COLUMBIA, Mo. –It is an unusual crop for a Missouri town, but farmers in Rock Port are busy using 75 turbines across three counties to harvest the wind. Four wind turbines supply all the electricity to the small town of just more than 1,300 residents.
Harnessing Wind is Powerful, Profitable Venture
MU experts help town become first in nation to run solely on wind energy
COLUMBIA, Mo. –It is an unusual crop for a Missouri town, but farmers in Rock Port are busy using 75 turbines across three counties to harvest the wind. Four wind turbines supply all the electricity to the small town of just more than 1,300 residents. It is the first in the United States to operate solely on wind power. University of Missouri Extension specialists said that this demonstrates the excellent opportunities for sustainable wind power in northwest Missouri.
“That’s something to be very proud of, especially in a rural area like this—that we’re doing our part for the environment,” said Jim Crawford, MU Extension natural resource engineer. “Anybody who is currently using Rock Port utilities can expect no increase in rates for the next 15 to 20 years.”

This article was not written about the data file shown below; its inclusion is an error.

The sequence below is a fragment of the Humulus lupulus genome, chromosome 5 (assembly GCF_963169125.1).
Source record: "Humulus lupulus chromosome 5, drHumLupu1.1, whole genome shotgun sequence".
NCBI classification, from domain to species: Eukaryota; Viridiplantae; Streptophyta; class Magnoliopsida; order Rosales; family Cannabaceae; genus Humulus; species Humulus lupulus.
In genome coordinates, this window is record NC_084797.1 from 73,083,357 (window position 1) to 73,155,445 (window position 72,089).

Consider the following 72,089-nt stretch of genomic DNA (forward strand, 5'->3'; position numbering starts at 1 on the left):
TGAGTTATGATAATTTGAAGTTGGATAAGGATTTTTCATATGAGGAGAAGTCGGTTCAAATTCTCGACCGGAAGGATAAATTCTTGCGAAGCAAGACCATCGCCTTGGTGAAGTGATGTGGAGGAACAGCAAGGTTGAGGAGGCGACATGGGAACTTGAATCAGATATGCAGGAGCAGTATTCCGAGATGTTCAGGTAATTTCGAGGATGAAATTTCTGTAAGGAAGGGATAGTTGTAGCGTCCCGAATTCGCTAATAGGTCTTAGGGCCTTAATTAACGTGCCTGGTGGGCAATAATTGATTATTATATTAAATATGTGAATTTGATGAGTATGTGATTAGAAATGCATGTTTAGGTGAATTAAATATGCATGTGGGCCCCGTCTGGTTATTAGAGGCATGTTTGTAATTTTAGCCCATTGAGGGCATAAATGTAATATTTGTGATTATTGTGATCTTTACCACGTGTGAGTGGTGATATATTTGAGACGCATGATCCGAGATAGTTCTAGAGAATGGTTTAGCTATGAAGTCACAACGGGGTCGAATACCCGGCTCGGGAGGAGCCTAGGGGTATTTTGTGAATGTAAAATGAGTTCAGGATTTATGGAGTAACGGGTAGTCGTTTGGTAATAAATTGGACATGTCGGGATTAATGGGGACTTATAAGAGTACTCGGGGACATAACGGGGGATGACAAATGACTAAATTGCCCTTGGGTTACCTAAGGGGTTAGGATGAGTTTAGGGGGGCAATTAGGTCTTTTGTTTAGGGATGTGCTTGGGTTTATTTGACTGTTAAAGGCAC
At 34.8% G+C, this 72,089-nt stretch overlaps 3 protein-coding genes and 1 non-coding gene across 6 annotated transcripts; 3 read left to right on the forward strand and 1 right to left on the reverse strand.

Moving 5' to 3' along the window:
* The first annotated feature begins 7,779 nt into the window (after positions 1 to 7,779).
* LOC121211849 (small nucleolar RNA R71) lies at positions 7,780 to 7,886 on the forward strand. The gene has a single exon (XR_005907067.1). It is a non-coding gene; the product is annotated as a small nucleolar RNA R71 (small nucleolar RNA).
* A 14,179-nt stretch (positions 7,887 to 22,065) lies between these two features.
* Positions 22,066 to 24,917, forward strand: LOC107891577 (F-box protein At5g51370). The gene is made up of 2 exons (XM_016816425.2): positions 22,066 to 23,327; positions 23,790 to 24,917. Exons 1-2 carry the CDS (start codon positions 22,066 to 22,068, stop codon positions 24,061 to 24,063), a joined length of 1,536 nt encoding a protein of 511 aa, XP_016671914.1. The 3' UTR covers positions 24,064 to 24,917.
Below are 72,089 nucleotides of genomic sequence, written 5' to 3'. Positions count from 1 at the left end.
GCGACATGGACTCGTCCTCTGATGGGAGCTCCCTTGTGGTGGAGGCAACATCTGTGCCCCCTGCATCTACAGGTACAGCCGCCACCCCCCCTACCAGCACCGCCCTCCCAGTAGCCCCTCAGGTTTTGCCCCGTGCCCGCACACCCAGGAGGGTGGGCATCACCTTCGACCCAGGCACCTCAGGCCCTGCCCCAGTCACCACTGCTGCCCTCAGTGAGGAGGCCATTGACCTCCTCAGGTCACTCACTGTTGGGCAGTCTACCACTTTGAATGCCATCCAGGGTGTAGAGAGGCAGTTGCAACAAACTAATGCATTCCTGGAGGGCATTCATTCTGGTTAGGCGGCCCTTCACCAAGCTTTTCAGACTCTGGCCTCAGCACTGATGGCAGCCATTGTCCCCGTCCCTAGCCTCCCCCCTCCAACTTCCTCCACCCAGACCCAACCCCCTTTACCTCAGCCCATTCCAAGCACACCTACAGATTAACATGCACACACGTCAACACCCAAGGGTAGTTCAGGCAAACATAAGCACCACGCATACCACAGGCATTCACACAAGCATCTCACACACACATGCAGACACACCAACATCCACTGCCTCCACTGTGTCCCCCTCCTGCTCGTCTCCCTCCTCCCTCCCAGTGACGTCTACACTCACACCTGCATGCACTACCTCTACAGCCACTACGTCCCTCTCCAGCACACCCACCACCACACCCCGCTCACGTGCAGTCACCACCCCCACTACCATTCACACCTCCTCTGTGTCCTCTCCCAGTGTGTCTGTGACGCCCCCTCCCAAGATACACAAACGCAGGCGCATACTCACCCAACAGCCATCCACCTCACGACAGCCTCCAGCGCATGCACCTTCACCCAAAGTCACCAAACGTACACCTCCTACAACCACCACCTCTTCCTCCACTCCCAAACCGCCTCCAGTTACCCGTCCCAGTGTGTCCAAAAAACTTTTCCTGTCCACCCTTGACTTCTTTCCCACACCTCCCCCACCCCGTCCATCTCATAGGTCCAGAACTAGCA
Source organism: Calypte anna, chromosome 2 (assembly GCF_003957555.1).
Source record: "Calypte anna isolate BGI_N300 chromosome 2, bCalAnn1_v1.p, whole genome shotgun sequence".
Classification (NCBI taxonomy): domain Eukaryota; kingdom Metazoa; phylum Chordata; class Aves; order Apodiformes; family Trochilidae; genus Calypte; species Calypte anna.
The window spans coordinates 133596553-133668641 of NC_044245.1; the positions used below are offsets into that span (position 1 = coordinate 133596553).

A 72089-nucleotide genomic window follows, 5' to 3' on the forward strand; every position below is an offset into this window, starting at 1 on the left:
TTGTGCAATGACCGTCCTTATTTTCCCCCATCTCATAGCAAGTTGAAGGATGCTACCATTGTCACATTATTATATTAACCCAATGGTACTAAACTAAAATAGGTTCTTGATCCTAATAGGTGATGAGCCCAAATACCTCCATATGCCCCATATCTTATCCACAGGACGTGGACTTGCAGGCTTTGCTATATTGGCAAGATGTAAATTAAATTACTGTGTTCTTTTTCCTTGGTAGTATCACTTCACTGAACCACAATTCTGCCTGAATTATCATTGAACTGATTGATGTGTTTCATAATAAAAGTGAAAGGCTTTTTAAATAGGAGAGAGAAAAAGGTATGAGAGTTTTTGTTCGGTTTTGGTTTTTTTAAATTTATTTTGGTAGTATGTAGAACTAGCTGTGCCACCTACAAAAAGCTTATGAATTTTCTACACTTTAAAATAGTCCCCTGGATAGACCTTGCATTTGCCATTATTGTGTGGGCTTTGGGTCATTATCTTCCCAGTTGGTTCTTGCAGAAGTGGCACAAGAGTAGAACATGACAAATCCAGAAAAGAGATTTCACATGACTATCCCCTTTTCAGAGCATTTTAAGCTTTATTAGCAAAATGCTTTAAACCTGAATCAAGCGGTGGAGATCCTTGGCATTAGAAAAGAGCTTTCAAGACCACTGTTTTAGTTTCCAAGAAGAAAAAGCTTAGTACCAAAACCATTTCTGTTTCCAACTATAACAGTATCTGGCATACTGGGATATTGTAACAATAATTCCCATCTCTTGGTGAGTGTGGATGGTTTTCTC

A map published by the U.S. Department of Energy indicates that northwest Missouri has the state’s highest concentration of wind resources and contains a number of locations potentially suitable for utility-scale wind development.
“We’re farming the wind, which is something that we have up here,” Crawford said. “The payback on a per-acre basis is generally quite good when compared to a lot of other crops, and it’s as simple as getting a cup of coffee and watching the blades spin.”
MU Extension specialists said the wind farms will bring in more than $1.1 million annually in county real estate taxes, to be paid by Wind Capital Group, a wind energy developer based in St. Louis.
“This is a unique situation because in rural areas it is quite uncommon to have this increase in taxation revenues,” said Jerry Baker, MU Extension community development specialist.
The alternative energy source also benefits landowners, who can make anywhere from $3,000 to $5,000 leasing part of their property for wind turbines.
“It’s a savings for the community in general, savings for the rural electric companies, and it provides electricity service for at least a 20-year time period, which is the anticipated life of these turbines,” Baker said.
Baker said the wind turbines also attract many visitors, adding tourism revenue to the list of benefits.